Difference between: green cabbage and red cabbage

As with zucchini and yellow squash, for this Difference Between post we’re looking not at the obvious distinction between the two (color), but instead are focusing on nutrition and flavor.

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Let’s start with the flavor first, as that is much more simpler than the nutritional content: In short, they taste the same, meaning that you can substitute one for another in recipes. Although, FoodSubs.com points out that if substituting red for green, “this can discolor other foods if combined [in] a salad or cooked with them, but it tastes just like green cabbage.”

When it comes to taste differences, Savoy cabbage, despite it’s rough looking exterior, is actually more delicate and mild flavored than its more well known counterparts. Furthermore, Napa cabbage is even milder still, according to my Vegetables Revised cookbook (which just happens to have Savoy cabbage on the cover).

Below is an image of Savoy cabbage – you can see how the leaves are a lot rougher looking.

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So, green and red cabbage taste essentially the same, you might just want to pick one over the other for presentation purposes. Let us now move on to the nutritional differences.

Thank you to the following websites for their information: WHFoods.com (here and here), HealthyEating.SF.Gate.com, LiveStrong.com, and GreenParenthood.com.

By the way, WHFoods.com is truly the best source on the internet as far as nutritional content of vegetables goes; I also own their book.

In short, red cabbage is healthier than green, but green does win in one category.

Red cabbage over green cabbage:

  • More anthocyanins 
  • Double the amount of iron
  • More potassium
  • 10 times more Vitamin A
  • More Vitamin C

Green cabbage over red cabbage:

  • More Vitamin K

If you want to get more specific, one cup of shredded red cabbage contains 170 miligrams of potassium with green at 114 miligrams. One cup of chopped red cabbage has 51 miligrams of Vitamin C, compared to 37 miligrams of chopped green cabbage – although, it can sometimes contain up to 50% more Vitamin C than green. And, green cabbage consists of 57% of the recommended daily intake of Vitamin K, with red cabbage at 28%.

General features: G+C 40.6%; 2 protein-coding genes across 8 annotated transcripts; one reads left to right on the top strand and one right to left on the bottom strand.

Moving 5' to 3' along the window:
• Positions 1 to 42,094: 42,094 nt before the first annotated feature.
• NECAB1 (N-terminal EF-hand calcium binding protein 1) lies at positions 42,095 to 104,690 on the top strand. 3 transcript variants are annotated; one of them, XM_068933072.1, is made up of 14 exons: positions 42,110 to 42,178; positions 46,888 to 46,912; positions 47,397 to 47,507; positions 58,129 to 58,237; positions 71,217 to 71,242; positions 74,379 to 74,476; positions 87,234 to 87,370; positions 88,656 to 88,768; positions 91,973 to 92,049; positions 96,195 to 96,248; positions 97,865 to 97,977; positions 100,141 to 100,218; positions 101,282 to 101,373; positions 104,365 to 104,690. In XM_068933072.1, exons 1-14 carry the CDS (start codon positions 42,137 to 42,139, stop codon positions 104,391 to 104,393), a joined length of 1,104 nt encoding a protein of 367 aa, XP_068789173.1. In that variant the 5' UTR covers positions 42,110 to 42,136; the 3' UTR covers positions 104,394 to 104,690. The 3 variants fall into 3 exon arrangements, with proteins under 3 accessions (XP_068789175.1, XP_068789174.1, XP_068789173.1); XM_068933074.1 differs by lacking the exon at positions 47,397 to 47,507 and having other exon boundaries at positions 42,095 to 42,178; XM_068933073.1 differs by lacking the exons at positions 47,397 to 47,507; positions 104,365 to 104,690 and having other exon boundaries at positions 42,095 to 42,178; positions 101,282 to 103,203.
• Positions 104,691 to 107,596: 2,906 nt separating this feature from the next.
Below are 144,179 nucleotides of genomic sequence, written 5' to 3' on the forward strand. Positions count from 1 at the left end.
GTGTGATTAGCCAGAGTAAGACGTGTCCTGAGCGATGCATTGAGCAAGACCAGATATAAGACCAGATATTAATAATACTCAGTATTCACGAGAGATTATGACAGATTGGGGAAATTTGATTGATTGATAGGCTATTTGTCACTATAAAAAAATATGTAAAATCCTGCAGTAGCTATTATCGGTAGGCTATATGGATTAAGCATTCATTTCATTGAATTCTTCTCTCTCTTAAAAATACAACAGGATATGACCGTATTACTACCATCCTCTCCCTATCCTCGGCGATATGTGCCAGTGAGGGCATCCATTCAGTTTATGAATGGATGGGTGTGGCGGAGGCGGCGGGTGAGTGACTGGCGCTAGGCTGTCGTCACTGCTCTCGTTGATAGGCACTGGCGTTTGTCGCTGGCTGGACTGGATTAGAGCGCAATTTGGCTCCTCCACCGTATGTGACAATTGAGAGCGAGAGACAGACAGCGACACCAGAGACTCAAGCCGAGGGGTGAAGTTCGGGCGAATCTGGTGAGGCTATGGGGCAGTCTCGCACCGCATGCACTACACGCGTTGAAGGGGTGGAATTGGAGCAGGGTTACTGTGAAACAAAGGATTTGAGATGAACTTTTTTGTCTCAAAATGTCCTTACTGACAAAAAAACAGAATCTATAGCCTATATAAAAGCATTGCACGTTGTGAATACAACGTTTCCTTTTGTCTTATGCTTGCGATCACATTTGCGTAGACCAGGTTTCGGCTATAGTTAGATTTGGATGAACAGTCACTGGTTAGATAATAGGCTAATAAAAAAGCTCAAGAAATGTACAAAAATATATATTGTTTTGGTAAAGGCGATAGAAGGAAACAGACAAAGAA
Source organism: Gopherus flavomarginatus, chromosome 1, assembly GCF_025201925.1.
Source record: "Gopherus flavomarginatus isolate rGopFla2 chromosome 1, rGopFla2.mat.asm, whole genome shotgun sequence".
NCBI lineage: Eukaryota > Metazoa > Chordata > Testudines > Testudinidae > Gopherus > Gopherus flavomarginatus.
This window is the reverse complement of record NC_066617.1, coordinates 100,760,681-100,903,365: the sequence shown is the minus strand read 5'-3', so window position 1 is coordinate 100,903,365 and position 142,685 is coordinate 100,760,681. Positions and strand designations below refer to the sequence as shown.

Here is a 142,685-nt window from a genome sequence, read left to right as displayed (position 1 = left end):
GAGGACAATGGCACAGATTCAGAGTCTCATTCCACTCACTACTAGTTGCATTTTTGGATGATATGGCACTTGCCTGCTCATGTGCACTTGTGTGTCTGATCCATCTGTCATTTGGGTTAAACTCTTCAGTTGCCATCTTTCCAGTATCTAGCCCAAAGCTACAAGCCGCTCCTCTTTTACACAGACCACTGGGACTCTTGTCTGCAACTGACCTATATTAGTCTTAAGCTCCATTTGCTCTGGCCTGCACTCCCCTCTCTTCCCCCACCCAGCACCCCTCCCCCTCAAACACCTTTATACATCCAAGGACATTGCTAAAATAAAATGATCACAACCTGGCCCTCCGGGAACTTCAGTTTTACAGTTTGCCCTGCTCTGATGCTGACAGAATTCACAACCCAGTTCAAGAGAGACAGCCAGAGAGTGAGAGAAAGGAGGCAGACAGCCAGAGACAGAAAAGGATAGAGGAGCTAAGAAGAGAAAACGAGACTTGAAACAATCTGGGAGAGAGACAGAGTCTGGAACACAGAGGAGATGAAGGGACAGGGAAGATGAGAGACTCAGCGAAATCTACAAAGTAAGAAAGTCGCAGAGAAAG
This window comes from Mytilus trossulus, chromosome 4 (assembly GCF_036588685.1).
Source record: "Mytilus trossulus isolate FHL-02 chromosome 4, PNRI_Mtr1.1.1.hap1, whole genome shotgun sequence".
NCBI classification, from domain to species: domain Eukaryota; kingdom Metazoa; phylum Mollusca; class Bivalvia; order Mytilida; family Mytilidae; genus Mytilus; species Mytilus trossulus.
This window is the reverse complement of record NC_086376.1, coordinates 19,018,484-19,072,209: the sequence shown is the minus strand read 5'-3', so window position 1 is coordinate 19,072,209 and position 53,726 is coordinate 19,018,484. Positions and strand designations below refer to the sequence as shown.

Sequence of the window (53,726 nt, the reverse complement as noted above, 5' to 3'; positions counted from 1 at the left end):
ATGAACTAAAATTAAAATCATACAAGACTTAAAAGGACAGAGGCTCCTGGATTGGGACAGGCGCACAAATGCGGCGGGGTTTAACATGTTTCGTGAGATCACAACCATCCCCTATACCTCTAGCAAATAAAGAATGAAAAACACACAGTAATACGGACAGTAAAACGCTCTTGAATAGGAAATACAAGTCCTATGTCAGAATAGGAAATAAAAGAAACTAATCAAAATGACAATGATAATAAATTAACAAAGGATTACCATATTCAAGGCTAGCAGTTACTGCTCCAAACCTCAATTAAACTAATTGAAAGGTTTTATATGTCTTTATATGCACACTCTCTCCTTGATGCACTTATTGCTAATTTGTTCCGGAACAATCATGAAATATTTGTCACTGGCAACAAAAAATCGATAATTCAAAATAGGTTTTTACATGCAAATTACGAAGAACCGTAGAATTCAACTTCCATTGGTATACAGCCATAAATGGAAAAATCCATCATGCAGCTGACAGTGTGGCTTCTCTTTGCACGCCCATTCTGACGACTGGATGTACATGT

The anthocyanins in red cabbage come from its beautiful, vibrant color – they act as antioxidants, supporting the immune system among other good things.

Although red does beat out green nutritionally, you really can’t go wrong with either cabbage you choose – they’re both low in calories and high in healthful properties (so is true of Savoy and Napa cabbages).

Unfortunately, long cooked cabbage does lose some nutrients in the cooking process. If you can, try eating raw cabbage! Savoy cabbage in particular works well in salads.

18 thoughts on “Difference between: green cabbage and red cabbage

  1. Speaking of difference between–the recipe called for scallions and the supermarket didn’t have any so I got green onions–how’s that going to work out?

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  3. I think that green cabbage is easier to cook (cooks in less time) and it tastes milder. Red cabbage CAN be tough.

  4. When I was in the army during the Korean war I got an stomach ulcer which I cured with green cabbage juice ! That stuff is truly remarkable. Will red cabbage do the same ? Does it have the same curative properties? Thanks

    1. Wow, that’s good to know!

      I briefly researched stomach ulcer curing properties in green versus red cabbage – it looks like green cabbage is preferred and may be slightly more effective. There is more of an emphasis on making the cabbage juice from fresh cabbages, though.

    2. It was probably the vitamin K which is superior in the green cabbage. Lookup vitamin K (not Ketamine, which has a street name of Vitamin K).

  5. Another good thing about red cabbage is that if you are adverse to artificial dyes, you can boil it down and be left with purple coloring, let it cool down completely, add a half tsp of baking soda at a time to make a blue color. Perfect solution to anything that calls for these colors … naturally!

    1. Makes for pretty hard-boiled eggs. Also fermented cabbages take both up a notch. I could about live on Cortido (Latin American kraut).

  6. It’s Better To Take Light Cooked Cabs Over Raw Cabs Due To The Risk Of Cabbage Worm(causes Cerebral Cysticercosis).Thxs

  7. I have experienced the cabbage worm. So now I soak a head of cabbage or lettuce (fresh or store bought) in the kitchen sink much like you should with fresh cherries. Worms float to the top and then I put the head of cabbage/lettuce in the dish strainer for a while (heart/root up) and then into the crisper drawer in the fridge.

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